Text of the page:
Updated: Nov 4, 2020
The Technology Adoption Lifecycle is something we’re all too familiar with as entrepreneurs. Popularized by Geoffrey Moore in his landmark book, Crossing the Chasm, Moore, points out the importance of selling to innovators and early adopters first.
But what if the industry you’re targeting is full of Late Majority and Laggards?
McKinsey did a landmark study on technology adoption by industry, summarized in this excellent HBR video. The report measures technology adoption across industries. It goes further to break down adoption into three components:
Spending on assets such as computers, software, networking and data management
Use of software for digital payments, digital marketing, and social and customer relationship management
The number of technology-related tasks and roles in each sector
The report nicely illustrates that spending on information technology assets is an important component of a business’s technology maturity, but workforce receptivity, process changes and staff training are equally essential to a successful deployment. The report also shows that even within sectors on the left-hand side, adoption can lag based on the purpose of that technology. As entrepreneurs, we often overlook these considerations at our own peril.
In the diagram below, I have overlaid some of the McKinsey findings on the technology adoption lifecycle to illustrate the situation. Many Evidology Group clients are trying to bring innovation to the right side of the curve or to a lagging area of adoption within a specific industry. Not surprisingly, they’re running into challenges.
Below are five steps to help you gain a foothold and establish a customer base in late adopting and laggard industries. The Evidology Group can coach you through this process, adapting it to your specific situation. Contact us for our tools and best practices and we’ll show you how we can help..
5-Steps to Gaining a Foothold in a Laggard Industry
1) Conduct a rigorous customer discovery process
Any new concept starts with building a solid understanding of your customer. A rigorous Customer Discovery Process is even more critical for these late majority and laggard industries so that you truly understand if/why/what/how these customers buy. If you haven’t done this already, I urge you to do this now.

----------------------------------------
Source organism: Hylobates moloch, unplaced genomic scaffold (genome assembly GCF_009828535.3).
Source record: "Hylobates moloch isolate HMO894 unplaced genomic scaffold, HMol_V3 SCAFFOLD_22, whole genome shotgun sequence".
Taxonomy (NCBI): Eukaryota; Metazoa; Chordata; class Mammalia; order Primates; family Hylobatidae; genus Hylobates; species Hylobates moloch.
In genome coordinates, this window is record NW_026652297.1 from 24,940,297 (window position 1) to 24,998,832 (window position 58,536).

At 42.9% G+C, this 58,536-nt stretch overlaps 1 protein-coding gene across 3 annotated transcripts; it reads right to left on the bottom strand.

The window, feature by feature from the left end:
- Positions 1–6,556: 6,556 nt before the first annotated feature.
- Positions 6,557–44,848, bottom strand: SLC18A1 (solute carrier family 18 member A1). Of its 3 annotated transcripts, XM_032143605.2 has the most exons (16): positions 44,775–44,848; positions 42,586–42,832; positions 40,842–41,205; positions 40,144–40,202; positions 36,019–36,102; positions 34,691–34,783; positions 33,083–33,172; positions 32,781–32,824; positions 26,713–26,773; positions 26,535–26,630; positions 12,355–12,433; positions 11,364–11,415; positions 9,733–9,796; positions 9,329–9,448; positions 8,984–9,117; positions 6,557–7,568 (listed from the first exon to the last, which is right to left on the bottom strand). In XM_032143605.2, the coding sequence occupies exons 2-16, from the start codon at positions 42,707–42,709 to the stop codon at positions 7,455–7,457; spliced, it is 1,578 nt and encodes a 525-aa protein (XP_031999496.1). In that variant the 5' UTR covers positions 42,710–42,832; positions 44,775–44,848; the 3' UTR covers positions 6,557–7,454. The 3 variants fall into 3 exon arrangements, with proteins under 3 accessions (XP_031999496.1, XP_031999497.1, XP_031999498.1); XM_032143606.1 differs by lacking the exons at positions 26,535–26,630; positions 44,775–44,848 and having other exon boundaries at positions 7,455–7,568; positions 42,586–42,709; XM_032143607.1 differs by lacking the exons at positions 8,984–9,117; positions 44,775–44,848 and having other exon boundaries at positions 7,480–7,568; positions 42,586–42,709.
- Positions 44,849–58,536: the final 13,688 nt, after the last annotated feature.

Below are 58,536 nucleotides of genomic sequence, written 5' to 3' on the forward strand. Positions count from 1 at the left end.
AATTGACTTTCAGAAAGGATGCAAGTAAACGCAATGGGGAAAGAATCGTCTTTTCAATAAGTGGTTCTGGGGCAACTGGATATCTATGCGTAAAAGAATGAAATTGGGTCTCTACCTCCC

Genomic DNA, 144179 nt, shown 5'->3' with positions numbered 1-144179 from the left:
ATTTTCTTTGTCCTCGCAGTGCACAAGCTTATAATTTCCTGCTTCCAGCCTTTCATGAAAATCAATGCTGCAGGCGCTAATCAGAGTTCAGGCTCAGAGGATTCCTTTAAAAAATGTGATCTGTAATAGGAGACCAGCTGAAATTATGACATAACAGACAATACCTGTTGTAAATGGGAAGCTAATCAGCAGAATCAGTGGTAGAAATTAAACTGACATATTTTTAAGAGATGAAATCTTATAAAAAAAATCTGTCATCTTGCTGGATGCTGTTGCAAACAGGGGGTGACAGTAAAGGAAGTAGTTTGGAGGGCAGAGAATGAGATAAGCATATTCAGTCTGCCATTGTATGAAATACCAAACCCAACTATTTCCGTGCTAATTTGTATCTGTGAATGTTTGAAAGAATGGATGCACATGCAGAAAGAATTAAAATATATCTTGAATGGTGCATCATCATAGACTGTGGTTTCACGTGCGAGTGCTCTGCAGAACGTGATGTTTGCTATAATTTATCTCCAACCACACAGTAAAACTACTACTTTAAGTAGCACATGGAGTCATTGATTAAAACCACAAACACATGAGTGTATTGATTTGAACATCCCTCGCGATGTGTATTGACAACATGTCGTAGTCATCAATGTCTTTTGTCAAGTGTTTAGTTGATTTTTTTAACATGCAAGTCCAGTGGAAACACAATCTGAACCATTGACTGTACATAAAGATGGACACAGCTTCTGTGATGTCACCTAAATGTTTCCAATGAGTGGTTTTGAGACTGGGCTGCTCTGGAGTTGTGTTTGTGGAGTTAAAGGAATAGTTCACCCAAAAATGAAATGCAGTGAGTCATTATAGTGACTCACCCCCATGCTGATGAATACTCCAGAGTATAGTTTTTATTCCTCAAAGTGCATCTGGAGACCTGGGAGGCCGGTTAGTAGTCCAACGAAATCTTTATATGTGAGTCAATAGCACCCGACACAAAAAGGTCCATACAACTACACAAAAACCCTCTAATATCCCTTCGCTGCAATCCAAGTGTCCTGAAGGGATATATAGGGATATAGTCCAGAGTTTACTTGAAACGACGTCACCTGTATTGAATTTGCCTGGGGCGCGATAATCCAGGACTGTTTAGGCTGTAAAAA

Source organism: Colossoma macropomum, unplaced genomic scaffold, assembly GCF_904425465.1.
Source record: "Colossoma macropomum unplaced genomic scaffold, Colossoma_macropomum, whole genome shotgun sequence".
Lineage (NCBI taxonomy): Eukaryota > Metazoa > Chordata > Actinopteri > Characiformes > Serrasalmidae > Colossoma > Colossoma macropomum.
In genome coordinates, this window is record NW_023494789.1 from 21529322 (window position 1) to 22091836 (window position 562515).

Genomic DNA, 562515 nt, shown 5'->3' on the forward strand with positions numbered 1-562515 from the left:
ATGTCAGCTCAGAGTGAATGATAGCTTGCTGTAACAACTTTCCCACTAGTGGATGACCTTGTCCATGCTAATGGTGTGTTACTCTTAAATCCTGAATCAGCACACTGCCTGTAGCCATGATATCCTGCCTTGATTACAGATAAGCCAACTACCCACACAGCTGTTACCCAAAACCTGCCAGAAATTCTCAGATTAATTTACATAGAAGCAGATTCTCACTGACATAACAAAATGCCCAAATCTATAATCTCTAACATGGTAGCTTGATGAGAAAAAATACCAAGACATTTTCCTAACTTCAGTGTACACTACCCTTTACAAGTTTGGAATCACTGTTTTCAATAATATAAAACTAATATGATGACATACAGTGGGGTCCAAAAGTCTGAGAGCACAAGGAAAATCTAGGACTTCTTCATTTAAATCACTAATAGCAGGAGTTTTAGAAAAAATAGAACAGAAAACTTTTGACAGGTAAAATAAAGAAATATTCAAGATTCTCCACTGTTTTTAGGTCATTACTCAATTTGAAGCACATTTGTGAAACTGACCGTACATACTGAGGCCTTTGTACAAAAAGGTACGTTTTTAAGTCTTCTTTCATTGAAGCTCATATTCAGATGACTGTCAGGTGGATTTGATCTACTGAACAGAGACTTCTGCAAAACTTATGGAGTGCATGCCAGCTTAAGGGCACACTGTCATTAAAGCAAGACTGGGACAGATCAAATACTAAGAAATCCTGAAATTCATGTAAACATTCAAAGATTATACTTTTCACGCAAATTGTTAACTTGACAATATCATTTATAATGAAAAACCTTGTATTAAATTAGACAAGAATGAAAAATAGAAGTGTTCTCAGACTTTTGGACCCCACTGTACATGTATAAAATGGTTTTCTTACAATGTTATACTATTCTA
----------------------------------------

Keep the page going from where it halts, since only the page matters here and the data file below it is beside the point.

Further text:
2) Find self-identified early adopters among those Late Majority and Laggards
Through the Customer Discovery Process, look for people you speak with who self-identify as interested in a solution to their problem. Probe to confirm they are interested in implementing a solution and not just learning.
To address inherent customer skepticism and to build trust, you need to reduce the perceived risk. This may require a realistic non-functioning demo and associated storyboard to demonstrate you have a solid understanding of their problem and how you intend to solve it. This will not only help them build confidence in your team but will also help them visualize and provide meaningful feedback on your solution. If your product is sufficiently mature, you may consider commissioning an academic research paper or independent consulting report that measures and proves your value proposition.
3) Uncover a simple yet valuable problem to solve at the outset
Start with a small but meaningful and quantified problem to show immediate benefit. For example “Reduce call center volumes by 10% while improving customer satisfaction by implementing in-app guided help.”
Avoid messages that are chasing technology trends or that use terms like “disruptive” or “innovative”. Formulate a compelling argument that your approach is a proven technology that solves a real problem. Perhaps point to other industries that have adopted the same technology with great success and point to the inevitability of adoption in this industry.
You may need to conduct a no-cost pilot and collect metrics that confirm your value proposition. Be sure to secure a commitment that if you hit those metrics, the customer will buy your solution.
4) Implement a Design Partner Program to build a tailored solution
Create a Design Partner Program to engage your lead customer in the design process.
Consult with your internal champion and users at every stage in the design process. Design your solution to minimize user training and workflow changes to ease adoption - even if it compromises the design. Involve them in Sprint demos to get their feedback to help you stay on track and give the customer a strong sense of ownership and trust in the team. Help the customer communicate the operational benefits of your solution to internal stakeholders and users to facilitate adoption.
Jointly agree on a roadmap to gradually roll out new functionality. Customers may expect a more complete implementation in the first release which impacts the scope of your Minimum Viable Product and product quality. Budget your time and money for deeper testing prior to implementation.
5) Celebrate your lead customer as an industry leader that others should follow
Promote your first customer as a showcase account and rely on your internal champion as the hero/spokesperson that others can see as a successful example.
Selling to the Late Majority and Laggards is a slow process that requires a lot of patience from you and your investors. The barriers to entering these markets can be daunting but once you are embedded and trusted, your ability to add more value over time and reap the benefits of a stable customer can be lucrative for startups that survive the perilous journey.
The Evidology Group has developed several tools and processes to help you achieve product-market fit. Contact the Evidology Group to see how we can help your business navigate the journey.